John Dinan, a Wake Forest University politics professor and author of the book State Constitutional Politics: Governing by Amendment in the American States is available to comment on amendments appearing on the 2018 ballot in North Carolina and 28 other states.  From voter identification to redistricting, Dinan can place particular amendments in nationwide and historical perspective.  Based on his research, he can also address the arguments and issues that routinely surface in campaigns supporting and opposing various amendments. He is the author of an annual review of amendments in the 50 states.

Number of amendments:  At this point – and amendments could still be added or removed – voters in 29 states will consider 97 amendments through November of 2018.  These totals are typical of recent election years – just below the 105 amendments on the 2014 ballot and 115 amendments in 2016. 

Florida voters will consider as many as 13 amendments this year, more than any other state, due in part to a unique process by which a constitutional commission can place amendments directly on the ballot.  Colorado ranks second this year, with eight amendments.  Other states with significant amendment activity are California, Louisiana, and North Carolina (six amendments apiece), Georgia and Oklahoma (five each) and Alabama, Missouri, Nevada, Oregon, and South Dakota (four apiece).

Common themes: Although some amendments address specific issues in particular states, several common themes are evident in this year’s amendments, which are proposed for a wide range of reasons – to recognize rights with no counterpart in the U.S. Constitution, to limit public officials’ discretion, and sometimes to insulate policies from reversal by state legislators or judges.  

  • Victims’ rights amendments appear on seven state ballots.  Thirty-four state constitutions already contain victims’ rights provisions; but during the last decade groups have urged adoption of Marsy’s Law amendments further expanding rights of crime victims.  Florida, Georgia, Kentucky, Nevada, North Carolina, and Oklahoma voters will consider Marsy’s Law amendments in November. South Dakota voters in June approved an amendment tweaking a recently approved Marsy’s Law amendment. Other rights amendments would create a right to informational privacy (in New Hampshire), protect hunting and fishing rights (in North Carolina), require that a jury be unanimous to convict someone of a felony (in Louisiana), or limit abortion rights in various ways (in Alabama, Oregon, and West Virginia).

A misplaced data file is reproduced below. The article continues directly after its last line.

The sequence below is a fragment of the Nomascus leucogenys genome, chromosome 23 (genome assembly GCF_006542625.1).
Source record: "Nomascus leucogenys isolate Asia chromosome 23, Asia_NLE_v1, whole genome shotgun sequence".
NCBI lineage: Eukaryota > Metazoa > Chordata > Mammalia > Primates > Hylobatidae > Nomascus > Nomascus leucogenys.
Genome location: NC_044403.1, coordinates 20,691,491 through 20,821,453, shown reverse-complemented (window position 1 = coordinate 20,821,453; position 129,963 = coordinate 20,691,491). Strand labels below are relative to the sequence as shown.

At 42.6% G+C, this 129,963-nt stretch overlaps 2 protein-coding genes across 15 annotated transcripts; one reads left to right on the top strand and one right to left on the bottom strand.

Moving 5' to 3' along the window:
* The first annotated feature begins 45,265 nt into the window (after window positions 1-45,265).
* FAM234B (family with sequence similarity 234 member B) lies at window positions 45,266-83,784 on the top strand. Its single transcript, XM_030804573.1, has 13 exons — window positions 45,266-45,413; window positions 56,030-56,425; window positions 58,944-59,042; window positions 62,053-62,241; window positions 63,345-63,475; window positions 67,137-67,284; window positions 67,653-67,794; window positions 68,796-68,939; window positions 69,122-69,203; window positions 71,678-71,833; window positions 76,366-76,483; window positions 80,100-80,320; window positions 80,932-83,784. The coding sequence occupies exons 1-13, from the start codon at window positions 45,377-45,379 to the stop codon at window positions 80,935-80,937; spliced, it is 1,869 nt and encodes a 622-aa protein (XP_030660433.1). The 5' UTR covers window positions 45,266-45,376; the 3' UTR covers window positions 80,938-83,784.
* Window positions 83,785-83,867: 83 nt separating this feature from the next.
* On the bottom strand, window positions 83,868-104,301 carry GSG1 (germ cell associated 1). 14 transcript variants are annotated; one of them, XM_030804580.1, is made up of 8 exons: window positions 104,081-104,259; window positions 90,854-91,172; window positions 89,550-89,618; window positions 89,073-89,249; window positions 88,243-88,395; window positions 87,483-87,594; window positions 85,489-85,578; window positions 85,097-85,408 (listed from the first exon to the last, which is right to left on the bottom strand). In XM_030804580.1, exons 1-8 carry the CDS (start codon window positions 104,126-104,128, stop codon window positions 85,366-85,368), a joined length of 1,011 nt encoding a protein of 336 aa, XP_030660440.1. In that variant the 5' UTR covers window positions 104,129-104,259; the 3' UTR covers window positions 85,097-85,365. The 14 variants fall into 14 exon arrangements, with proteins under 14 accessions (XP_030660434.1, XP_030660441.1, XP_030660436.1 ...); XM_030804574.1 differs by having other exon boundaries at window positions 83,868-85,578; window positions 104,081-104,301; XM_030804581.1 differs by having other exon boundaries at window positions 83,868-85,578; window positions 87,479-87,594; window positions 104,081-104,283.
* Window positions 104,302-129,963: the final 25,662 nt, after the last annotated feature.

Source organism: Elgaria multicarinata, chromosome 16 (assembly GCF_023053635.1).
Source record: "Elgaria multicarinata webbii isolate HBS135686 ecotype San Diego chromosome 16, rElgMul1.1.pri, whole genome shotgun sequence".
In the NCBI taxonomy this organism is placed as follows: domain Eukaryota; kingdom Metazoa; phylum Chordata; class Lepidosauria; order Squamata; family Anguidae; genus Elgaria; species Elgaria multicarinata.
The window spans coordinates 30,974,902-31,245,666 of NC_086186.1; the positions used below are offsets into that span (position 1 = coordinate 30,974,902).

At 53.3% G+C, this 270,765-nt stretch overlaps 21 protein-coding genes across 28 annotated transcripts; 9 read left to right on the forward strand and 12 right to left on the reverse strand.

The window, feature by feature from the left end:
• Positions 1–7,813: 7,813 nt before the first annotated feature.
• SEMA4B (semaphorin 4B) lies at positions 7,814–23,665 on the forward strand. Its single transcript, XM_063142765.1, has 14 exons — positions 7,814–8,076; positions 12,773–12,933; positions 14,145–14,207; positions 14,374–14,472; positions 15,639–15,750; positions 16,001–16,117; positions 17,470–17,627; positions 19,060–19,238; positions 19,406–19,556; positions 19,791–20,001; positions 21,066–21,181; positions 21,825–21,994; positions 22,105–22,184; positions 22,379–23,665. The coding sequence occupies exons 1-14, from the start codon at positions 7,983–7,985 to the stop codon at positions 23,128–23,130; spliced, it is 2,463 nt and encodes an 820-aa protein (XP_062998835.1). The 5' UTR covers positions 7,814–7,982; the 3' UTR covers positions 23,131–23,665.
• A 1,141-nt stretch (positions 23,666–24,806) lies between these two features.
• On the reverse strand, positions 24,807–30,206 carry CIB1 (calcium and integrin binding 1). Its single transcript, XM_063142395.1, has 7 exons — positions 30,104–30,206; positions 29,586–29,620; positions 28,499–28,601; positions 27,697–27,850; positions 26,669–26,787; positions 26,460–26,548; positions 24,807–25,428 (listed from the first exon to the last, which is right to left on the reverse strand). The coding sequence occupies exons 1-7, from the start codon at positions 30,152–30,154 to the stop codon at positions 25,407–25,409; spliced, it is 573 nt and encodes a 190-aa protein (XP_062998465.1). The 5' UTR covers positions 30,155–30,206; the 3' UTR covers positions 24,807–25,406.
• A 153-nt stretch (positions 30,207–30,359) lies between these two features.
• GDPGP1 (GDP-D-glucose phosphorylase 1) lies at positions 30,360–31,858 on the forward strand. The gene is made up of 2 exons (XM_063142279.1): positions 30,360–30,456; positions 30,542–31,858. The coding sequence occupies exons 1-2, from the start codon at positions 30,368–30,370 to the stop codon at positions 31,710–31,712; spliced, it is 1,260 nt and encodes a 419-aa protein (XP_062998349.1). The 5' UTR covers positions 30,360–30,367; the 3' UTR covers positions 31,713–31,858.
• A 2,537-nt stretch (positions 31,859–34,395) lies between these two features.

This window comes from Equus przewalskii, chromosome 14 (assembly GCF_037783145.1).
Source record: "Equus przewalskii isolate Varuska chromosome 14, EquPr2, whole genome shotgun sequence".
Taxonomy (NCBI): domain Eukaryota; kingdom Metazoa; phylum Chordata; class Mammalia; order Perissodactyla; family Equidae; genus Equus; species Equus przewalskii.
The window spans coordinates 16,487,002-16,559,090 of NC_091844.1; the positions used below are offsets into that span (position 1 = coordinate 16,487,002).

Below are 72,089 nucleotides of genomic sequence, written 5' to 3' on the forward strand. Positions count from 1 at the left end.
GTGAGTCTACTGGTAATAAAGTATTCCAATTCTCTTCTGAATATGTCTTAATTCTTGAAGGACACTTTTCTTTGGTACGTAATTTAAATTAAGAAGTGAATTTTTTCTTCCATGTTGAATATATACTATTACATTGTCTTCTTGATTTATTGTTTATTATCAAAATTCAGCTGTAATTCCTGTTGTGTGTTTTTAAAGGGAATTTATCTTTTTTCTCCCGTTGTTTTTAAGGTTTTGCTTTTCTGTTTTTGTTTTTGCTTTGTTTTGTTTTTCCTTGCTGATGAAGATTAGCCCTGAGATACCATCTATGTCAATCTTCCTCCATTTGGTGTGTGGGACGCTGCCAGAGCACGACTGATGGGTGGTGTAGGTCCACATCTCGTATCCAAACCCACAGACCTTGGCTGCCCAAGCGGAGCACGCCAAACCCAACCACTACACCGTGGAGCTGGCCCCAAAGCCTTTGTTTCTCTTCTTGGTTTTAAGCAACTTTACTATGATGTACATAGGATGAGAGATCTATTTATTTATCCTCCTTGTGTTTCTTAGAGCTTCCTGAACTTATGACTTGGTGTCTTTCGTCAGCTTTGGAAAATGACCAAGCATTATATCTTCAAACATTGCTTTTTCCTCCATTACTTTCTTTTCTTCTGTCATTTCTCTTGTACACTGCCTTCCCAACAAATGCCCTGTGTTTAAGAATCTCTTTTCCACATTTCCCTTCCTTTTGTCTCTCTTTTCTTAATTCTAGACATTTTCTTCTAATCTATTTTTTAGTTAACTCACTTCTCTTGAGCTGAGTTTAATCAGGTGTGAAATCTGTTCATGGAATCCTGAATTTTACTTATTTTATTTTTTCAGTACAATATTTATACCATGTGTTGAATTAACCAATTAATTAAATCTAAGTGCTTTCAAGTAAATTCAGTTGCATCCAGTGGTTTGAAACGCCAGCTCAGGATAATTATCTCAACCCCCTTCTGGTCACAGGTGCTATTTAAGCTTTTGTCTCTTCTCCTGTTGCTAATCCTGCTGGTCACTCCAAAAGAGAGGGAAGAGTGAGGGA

• Taxation amendments invariably account for more amendments than any other topic, and this year is no exception, with 28 tax-related amendments.  Amendments in Arizona, California, Florida, North Carolina, and Oregon would make it more difficult to increase taxes, while a Colorado amendment would increase taxes on upper-income earners.  Meanwhile, “transportation lockbox” amendments in California, Connecticut, and Louisiana mandate that all gas-tax revenue be dedicated to road building and repair.
  • Redistricting amendments are on the ballot in four states.  As concerns have grown about the processes and practices of drawing legislative districts, citizens and occasionally legislators have crafted amendments establishing redistricting commissions or otherwise regulating the redistricting process, as seen in amendments adopted in recent years in Arizona, California, and Florida.  These efforts continue in 2018, with redistricting amendments on the ballot in Colorado, Michigan, Missouri, and Ohio (where voters in May approved a redistricting-reform amendment).
  • Other amendments deal with additional aspects of voting and elections. A Florida amendment would ease felon-disfranchisement rules. A Maryland amendment would authorize election-day registration. Arkansas and North Carolina amendments would institute voter identification requirements.  Meanwhile, amendments in Florida, Missouri, New Mexico, North Carolina, North Dakota, and South Dakota would tighten campaign-finance or lobbying rules or alter the structure of elections and ethics boards and commissions.